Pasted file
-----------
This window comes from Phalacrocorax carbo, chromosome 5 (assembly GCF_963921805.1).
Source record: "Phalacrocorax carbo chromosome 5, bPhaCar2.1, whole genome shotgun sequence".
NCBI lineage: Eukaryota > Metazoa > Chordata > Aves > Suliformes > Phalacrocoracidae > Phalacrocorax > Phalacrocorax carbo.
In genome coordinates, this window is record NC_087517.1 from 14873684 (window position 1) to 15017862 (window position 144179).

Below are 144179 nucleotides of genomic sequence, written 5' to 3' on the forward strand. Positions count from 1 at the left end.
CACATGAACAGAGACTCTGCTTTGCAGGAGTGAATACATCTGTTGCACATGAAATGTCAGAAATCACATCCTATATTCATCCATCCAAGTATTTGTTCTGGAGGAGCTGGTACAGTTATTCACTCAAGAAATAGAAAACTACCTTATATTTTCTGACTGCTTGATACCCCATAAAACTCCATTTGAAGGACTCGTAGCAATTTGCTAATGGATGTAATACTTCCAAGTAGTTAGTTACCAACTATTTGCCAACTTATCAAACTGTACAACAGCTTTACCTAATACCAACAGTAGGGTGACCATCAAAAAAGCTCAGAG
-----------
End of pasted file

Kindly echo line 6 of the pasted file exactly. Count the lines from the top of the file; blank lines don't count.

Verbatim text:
CACATGAACAGAGACTCTGCTTTGCAGGAGTGAATACATCTGTTGCACATGAAATGTCAGAAATCACATCCTATATTCATCCATCCAAGTATTTGTTCTGGAGGAGCTGGTACAGTTATTCACTCAAGAAATAGAAAACTACCTTATATTTTCTGACTGCTTGATACCCCATAAAACTCCATTTGAAGGACTCGTAGCAATTTGCTAATGGATGTAATACTTCCAAGTAGTTAGTTACCAACTATTTGCCAACTTATCAAACTGTACAACAGCTTTACCTAATACCAACAGTAGGGTGACCATCAAAAAAGCTCAGAG